white paper

Beijing White Paper 2014

Law Society chief to face no-confidence vote after backing white paper

PUBLISHED : Thursday, 19 June, 2014, 12:04pm
UPDATED : Friday, 20 June, 2014, 2:12am

The Law Society is set to vote on a motion of no confidence in president Ambrose Lam San-keung after critics of his support for Beijing's white paper on Hong Kong mustered at least double the number of signatures needed.

Organiser Kevin Yam said yesterday that the legal profession was "completely ashamed" of Lam, who said on Monday that the white paper - emphasising Beijing's "comprehensive jurisdiction" over Hong Kong - was a "positive document".

"We cannot let the misunderstanding continue that solicitors are only concerned about making money, and aren't bothered about the rule of law, human rights and judicial independence … that's why a group of solicitors decided to stand up," Yam said.

The group, led by Yam, Priscilla Choy Ka-ling and one other, will hand in the signatures this afternoon, calling for a special meeting to table the motion.

Choy said the member-initiated special meeting would be the first of its kind in 20 years.

The white paper, released last week, categorised judges as administrators, like the chief executive and top officials, and said they had a "political requirement" to love the country.

It also stated that judges had a responsibility to "correctly" understand and implement the Basic Law, and to "safeguard" the country's national security.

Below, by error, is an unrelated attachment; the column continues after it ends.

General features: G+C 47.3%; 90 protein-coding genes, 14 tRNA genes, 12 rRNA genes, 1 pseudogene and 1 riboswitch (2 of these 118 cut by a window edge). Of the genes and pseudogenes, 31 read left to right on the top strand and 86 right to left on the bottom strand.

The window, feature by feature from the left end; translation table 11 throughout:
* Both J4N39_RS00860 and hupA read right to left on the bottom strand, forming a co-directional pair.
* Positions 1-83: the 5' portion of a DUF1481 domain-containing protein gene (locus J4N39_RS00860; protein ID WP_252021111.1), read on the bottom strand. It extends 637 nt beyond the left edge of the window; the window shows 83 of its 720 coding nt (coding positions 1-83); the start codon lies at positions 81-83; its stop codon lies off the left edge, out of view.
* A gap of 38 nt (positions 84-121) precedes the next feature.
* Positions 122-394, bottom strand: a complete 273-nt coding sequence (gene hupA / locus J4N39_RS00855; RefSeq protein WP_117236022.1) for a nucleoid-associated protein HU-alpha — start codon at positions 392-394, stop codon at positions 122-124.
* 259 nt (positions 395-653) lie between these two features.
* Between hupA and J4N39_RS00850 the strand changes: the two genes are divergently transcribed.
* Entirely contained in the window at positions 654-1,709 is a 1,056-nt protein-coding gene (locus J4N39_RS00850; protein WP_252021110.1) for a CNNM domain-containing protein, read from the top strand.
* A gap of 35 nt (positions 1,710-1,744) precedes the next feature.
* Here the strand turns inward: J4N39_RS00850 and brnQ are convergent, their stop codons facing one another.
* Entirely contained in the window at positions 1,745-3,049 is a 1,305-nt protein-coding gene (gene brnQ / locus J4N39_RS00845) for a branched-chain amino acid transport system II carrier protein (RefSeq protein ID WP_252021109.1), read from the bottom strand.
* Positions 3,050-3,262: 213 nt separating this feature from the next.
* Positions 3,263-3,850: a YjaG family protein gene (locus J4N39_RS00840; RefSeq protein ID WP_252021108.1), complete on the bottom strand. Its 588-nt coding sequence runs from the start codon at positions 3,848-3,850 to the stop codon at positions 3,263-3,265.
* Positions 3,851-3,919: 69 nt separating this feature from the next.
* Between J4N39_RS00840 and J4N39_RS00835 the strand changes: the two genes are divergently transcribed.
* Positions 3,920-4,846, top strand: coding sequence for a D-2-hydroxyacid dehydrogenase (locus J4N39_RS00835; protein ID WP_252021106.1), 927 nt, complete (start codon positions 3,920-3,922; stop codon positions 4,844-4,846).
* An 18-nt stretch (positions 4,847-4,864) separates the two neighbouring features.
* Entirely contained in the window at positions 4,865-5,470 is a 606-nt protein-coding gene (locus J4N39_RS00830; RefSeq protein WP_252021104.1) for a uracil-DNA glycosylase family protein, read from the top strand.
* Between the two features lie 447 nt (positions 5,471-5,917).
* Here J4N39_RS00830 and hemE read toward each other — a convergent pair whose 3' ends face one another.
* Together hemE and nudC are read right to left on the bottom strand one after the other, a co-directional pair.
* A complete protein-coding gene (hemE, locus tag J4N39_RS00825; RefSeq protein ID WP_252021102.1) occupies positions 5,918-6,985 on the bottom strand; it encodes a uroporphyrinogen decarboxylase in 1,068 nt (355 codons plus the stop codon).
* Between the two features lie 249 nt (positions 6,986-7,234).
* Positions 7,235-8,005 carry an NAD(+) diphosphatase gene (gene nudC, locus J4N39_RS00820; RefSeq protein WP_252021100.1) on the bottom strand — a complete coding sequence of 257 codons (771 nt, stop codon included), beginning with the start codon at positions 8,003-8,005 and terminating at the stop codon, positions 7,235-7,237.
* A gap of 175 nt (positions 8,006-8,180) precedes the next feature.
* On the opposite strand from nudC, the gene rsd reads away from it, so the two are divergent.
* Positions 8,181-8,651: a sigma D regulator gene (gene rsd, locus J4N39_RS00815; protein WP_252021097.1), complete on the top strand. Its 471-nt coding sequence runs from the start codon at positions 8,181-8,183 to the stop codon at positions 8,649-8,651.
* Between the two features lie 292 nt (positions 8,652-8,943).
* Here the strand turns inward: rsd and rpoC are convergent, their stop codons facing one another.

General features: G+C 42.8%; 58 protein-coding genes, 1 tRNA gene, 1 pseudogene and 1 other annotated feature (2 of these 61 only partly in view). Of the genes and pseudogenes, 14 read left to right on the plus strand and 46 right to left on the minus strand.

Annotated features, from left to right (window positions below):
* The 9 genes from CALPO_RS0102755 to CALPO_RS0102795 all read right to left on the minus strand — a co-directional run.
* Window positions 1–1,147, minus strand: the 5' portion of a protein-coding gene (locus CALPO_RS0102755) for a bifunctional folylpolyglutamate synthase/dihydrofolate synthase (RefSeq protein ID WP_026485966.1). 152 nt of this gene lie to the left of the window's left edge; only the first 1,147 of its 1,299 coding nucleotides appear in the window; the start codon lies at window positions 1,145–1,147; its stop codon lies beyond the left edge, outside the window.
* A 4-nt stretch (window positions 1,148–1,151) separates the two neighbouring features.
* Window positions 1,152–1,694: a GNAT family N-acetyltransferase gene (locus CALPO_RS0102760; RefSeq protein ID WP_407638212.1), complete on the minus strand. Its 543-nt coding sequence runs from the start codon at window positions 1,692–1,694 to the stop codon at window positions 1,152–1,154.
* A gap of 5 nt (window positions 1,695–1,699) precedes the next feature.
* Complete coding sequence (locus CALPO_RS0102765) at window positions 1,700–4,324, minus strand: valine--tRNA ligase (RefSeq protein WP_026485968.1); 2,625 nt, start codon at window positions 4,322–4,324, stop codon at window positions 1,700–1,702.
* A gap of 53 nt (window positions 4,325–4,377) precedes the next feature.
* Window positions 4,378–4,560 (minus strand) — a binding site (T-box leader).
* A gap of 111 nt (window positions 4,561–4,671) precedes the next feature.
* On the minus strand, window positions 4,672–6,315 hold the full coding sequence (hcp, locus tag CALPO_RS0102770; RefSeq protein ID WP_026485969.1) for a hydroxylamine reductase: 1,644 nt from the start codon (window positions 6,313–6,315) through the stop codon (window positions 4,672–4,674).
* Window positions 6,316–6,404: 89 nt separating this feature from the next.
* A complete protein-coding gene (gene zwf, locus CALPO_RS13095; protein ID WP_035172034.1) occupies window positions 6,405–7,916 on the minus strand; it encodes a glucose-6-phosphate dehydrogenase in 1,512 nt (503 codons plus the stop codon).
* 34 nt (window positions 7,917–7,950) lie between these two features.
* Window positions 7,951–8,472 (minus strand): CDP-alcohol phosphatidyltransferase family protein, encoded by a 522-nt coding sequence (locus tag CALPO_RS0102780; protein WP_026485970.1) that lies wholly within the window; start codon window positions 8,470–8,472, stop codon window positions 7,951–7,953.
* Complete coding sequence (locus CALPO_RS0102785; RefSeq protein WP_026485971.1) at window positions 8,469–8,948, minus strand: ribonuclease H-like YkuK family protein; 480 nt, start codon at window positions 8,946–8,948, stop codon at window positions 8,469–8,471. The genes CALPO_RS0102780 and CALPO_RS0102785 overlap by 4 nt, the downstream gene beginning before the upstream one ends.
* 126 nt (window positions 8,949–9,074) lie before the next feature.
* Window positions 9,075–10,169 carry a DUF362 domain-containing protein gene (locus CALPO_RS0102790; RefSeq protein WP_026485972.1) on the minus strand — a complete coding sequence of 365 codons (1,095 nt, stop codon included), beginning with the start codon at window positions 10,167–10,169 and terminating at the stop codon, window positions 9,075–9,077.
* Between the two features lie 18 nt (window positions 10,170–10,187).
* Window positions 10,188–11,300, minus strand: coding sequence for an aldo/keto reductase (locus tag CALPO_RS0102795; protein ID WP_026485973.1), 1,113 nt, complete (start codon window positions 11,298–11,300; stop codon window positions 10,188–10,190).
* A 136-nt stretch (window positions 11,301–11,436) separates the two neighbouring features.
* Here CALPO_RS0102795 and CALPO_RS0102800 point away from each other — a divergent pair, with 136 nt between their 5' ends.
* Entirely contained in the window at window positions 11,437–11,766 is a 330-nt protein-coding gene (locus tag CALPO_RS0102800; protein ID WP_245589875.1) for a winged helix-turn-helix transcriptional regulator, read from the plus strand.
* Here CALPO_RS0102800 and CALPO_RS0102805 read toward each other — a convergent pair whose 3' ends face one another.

The Bar Association said the white paper got it wrong as Hong Kong enjoyed judicial independence, but Lam said on Monday that the paper reaffirmed the city's independent judiciary. He suggested "loving the country" might need to be further defined, and refused to comment on the suggestion that judges must consider national security.

At the special meeting, the group plans to table a motion of no confidence in Lam, one calling for him to retract his comments on the white paper, and another motion calling for a statement defending the rule of law and judicial independence.

Yam, a member of the society's constitutional affairs and human rights committee, has acknowledged the motion is likely to be voted down but said it was worthwhile. "We are just seeking to make the public aware that a solid body of solicitors does not accept [Lam's] views and conduct," he said.

Yam also confirmed that former president Lester Huang had resigned as a member of the constitutional affairs committee.